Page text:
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Laid-off workers face expiration of health benefit
WASHINGTON -- An auto parts employee laid off from his job last year has been able to hang onto his health insurance because the federal government has picked up most of the tab. That subsidy ends Tuesday for Don Hall and thousands of other Americans.
Hall's premiums will jump $500 a month, becoming unaffordable for him and his wife. A new study finds that many other workers will be in the same position unless Congress acts.
"That extra $500 is the difference between mortgage, insurance or a couple other items that are of course important to our health -- food, utilities, those kinds of things," Hall, of Castalia, Ohio, said in a phone interview Monday.
Will he be able to keep paying for health insurance for himself and his wife at the higher price? "Not for very long," Hall said.
At issue is a provision of the economic stimulus bill signed by President Barack Obama in February that cut the price tag for COBRA, the federal program that allows workers to keep their company's health insurance plan after they leave their job.
Prior to passage of the stimulus bill workers had to pay the full cost of their premium -- both their share and their employer's share, plus an additional administrative fee -- in order to keep their coverage under COBRA. That made the policies so expensive that only a minority of eligible workers signed up.
The stimulus bill reduced the cost by 65 percent for workers laid off between Sept. 1, 2008 and Dec. 31, 2009. The measure was designed to stanch growth in the ranks of the uninsured as unemployment moved toward double digits. But the reduced-cost premium lasted only nine months, and with joblessness still high many workers are now facing the expiration of their health insurance subsidies before they've been able to find new jobs.
Those like Hall who started getting the subsidy in March -- the first full month after the stimulus bill was signed -- lose the subsidy Tuesday. After December it will no longer be available at all for laid-off workers, barring congressional action to extend it.
Democrats in the House and Senate want to act, but it's not clear how or when that could happen. One option is to include the subsidy extension in a larger jobs bill that's being discussed. Sen. Sherrod Brown, D-Ohio, whose office provided Hall's name, has introduced a stand-alone bill that would increase the subsidy and extend it for an additional six months.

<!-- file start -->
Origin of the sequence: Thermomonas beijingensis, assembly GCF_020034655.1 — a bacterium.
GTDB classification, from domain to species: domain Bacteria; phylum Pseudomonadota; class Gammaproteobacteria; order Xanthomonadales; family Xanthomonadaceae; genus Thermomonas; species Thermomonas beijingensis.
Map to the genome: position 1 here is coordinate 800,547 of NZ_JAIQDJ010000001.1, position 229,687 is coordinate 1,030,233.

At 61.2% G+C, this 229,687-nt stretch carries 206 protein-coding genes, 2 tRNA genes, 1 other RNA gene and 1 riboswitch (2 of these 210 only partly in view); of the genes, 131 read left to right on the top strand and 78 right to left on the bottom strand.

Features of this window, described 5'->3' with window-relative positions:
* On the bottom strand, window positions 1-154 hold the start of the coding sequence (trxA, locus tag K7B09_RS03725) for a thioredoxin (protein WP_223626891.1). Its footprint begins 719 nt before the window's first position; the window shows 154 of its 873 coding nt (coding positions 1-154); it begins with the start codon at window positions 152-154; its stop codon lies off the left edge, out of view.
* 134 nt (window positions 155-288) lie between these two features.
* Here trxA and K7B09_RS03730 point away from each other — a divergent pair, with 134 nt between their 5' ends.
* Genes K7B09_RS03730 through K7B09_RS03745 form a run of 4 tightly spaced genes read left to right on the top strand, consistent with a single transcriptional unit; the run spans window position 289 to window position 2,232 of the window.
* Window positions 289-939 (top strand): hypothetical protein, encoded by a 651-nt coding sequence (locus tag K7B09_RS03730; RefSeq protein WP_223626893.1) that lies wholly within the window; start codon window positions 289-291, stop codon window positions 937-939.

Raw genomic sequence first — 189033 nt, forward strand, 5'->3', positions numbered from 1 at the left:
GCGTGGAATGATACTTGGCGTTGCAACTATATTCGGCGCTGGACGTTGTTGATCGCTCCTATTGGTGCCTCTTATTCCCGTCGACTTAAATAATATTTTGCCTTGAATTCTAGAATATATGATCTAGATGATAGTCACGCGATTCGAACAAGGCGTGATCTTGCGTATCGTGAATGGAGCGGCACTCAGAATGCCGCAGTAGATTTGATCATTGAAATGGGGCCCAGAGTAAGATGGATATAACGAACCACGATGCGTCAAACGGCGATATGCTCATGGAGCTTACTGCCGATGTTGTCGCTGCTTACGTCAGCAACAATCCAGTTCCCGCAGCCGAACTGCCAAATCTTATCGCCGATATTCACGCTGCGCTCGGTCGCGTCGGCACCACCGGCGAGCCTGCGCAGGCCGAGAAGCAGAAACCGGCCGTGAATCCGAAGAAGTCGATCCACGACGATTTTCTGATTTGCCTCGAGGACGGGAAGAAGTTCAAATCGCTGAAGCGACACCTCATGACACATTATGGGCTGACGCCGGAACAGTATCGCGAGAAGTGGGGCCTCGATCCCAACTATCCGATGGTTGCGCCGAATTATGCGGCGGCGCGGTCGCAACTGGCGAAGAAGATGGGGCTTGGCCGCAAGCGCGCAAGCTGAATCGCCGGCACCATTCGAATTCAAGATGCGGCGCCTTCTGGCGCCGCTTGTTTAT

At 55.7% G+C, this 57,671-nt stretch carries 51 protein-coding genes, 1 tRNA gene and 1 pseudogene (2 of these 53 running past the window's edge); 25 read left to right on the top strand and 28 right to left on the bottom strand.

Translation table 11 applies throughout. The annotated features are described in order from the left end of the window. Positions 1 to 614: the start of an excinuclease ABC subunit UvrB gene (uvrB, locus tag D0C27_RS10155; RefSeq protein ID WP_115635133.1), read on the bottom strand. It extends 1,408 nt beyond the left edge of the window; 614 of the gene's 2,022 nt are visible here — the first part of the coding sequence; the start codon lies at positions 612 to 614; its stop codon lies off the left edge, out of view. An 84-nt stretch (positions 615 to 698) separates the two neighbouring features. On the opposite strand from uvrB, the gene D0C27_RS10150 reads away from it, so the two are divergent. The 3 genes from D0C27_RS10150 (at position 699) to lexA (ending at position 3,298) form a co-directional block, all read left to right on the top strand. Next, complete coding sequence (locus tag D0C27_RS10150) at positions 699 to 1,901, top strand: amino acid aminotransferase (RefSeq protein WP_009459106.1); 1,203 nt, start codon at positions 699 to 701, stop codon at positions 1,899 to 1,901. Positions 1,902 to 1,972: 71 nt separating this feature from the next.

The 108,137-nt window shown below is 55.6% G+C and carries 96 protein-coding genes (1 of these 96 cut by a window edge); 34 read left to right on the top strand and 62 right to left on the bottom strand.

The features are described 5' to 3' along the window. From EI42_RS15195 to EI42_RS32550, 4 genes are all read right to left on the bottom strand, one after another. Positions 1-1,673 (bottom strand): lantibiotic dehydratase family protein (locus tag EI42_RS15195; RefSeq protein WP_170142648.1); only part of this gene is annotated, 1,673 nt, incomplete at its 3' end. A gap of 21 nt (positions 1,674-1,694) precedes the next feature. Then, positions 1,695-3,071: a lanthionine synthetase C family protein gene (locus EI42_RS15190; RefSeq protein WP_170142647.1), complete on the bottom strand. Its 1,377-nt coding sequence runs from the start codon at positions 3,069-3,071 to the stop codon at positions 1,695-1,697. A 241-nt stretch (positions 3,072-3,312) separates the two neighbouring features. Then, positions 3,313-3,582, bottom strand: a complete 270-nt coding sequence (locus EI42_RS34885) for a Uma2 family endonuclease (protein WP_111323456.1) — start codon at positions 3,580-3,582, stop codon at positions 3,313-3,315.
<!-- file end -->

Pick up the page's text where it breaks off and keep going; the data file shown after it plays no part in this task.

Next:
A report being released Tuesday by the advocacy group Families USA finds that, on average, unemployed families who lose the COBRA subsidy will see their premiums increase from $389 per month to $1,111 per month, an amount that few long-term unemployed families will be able to afford, the group says.
It finds that premiums of $1,111 would consume 83.4 percent of the average unemployment check, leaving little for food, housing, and other necessities. In nine states -- Alabama, Alaska, Arizona, Delaware, Florida, Louisiana, Mississippi, South Carolina and Tennessee -- COBRA costs would actually exceed unemployment benefits.
The result will be tens of thousands of workers added to the rolls of the uninsured at a time when costs for people trying to buy insurance on their own are rising, Families USA says. Congress is searching for a long-term solution with Obama's health overhaul legislation, but even if that does get passed, it would take years to implement.
Meantime, "The federal COBRA subsidy has been a real lifeline for laid-off workers and their families and the withdrawal of that lifeline will probably mean that the laid-off worker and family are likely to join the ranks of the uninsured," said Ron Pollack, Families USA executive director. "So as an interim measure it is critically important to restore the COBRA subsidy so that health coverage continues to be affordable."
It's not clear how many workers are using the COBRA subsidy, though the Congressional Budget Office and the Joint Committee on Taxation estimated early on that 7 million would do so. IRS spokesman Anthony Burke said Monday that the agency does not yet have figures.